But the problem with this book is far more serious than the bad writing, the unsourced gossip and the extraordinarily high count of the word “fuck”. Wolff opines, “To appear to take the real Fox News, and, in the mind of the left, its almost war-criminal stature owners, less than seriously, to treat the Fox phenomenon and the Murdoch family as a cultural confection ripe for comedy, may be dangerously close to liberal sacrilege.” But you don’t need to be a lefty or to connect Rupert Murdoch to war crimes because his media outlets supported the Iraq war, or to give credit to the religious concept of sacrilege, to find this book seriously wanting. The recent story of Fox News is not a comedy, it is a tragedy for America.
The book we need, the book that would be worth you spending several hours reading, would be one that does indeed take Fox News seriously because of its role in undermining public trust in the results of the 2020 presidential election, thereby putting US democracy itself at risk. Fox News is the dominant US news network. As Wolff says himself, it does not just report events, it causes them. When Fox said that the election had been “stolen”, its reputation gave credence to the lie. Those who marched to the Capitol on January 6 had watched Fox. Afterwards, Fox News had to pay $787.5m (£634m) to settle the claim brought by Dominion Voting Systems after the channel had stated on air that it helped fake the election result. Fox was forced to acknowledge publicly that it had spread falsehoods while some of its own presenters and executives knew privately the claims were untrue. The lie lives on, and may well contribute to Trump being re-elected.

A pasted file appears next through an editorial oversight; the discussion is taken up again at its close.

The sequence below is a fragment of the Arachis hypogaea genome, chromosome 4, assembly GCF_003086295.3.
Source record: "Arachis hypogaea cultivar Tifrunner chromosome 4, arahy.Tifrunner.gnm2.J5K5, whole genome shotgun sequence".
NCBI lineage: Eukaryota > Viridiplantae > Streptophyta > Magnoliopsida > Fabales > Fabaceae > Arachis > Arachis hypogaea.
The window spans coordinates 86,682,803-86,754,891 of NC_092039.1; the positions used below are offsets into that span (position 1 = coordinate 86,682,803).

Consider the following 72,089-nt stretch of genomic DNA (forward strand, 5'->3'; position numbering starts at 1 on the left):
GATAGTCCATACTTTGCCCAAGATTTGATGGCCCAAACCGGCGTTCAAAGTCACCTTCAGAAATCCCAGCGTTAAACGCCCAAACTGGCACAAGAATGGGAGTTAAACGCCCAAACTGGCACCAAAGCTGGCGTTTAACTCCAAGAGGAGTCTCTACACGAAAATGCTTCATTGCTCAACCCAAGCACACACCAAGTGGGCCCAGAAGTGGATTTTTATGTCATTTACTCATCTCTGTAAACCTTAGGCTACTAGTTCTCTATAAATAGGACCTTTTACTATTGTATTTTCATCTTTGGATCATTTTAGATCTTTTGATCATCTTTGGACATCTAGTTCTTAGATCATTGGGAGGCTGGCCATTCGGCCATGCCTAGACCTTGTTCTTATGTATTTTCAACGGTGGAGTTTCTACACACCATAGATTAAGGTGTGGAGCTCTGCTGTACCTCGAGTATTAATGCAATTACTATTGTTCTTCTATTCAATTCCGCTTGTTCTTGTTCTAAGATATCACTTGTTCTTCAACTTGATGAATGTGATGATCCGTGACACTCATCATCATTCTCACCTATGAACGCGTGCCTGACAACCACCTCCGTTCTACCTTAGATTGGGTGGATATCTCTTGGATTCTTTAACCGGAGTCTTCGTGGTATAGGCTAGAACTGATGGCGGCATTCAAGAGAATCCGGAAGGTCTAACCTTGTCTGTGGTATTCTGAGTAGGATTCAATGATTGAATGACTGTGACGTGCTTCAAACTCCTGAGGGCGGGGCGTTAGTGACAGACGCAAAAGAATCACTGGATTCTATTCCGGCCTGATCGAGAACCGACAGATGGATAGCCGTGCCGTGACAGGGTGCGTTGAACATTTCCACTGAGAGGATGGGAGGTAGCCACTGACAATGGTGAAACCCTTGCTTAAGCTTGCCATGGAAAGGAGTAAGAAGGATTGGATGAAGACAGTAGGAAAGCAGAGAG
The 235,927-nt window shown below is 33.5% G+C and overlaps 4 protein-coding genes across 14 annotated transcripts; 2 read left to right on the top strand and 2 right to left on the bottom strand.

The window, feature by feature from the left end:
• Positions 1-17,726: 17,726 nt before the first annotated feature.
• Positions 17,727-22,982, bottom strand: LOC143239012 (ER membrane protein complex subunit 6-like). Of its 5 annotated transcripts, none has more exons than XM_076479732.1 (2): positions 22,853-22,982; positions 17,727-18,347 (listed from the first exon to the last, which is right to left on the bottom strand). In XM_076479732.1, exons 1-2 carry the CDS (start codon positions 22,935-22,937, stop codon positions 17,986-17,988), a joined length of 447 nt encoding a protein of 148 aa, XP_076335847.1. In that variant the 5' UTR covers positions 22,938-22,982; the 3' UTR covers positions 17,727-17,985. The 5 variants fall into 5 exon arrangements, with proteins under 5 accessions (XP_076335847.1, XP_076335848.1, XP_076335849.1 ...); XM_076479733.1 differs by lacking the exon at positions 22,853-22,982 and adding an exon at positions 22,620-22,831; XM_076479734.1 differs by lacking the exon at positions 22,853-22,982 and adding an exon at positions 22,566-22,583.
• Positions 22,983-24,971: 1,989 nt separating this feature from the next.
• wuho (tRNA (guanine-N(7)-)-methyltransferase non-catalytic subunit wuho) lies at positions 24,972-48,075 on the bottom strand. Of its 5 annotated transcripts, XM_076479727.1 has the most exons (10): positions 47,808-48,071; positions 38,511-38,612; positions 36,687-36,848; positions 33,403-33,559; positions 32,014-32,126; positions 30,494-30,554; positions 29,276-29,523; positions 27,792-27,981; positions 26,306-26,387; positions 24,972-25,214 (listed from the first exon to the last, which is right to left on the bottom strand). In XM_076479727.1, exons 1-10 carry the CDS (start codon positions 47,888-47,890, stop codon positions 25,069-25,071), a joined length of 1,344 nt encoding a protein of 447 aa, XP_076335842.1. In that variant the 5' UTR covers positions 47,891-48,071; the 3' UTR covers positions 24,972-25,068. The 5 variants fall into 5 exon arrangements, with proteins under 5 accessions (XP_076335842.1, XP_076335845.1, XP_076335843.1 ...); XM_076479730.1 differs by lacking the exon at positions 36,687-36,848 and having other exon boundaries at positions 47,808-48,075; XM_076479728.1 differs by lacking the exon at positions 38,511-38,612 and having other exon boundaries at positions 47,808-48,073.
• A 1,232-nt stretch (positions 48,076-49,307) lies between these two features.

Wolff says that the foremost mission of Fox is not in fact political, but the creation of a successful television product. Ailes is quoted as saying that news is a variety show. This is the problem when television news is unregulated. In so much of this book, men, and they are almost all men, talk about the news as if it’s a game. The one group of people who should read this book are those in Britain who campaign for the abolition of our rules requiring news to be fair, accurate and duly impartial. Fox has profoundly influenced news and politics in the US. In the UK, the BBC is the most used platform, with 73% of adults watching or reading online. I know which I prefer. Wolff predicts the demise of Fox, and last week Rupert Murdoch announced his retirement. I won’t be missing either.
• The Fall: The End of the Murdoch Empire by Michael Wolff is published by The Bridge Street Press (£25). To support the Guardian and Observer buy a copy at guardianbookshop.com. Delivery charges may apply.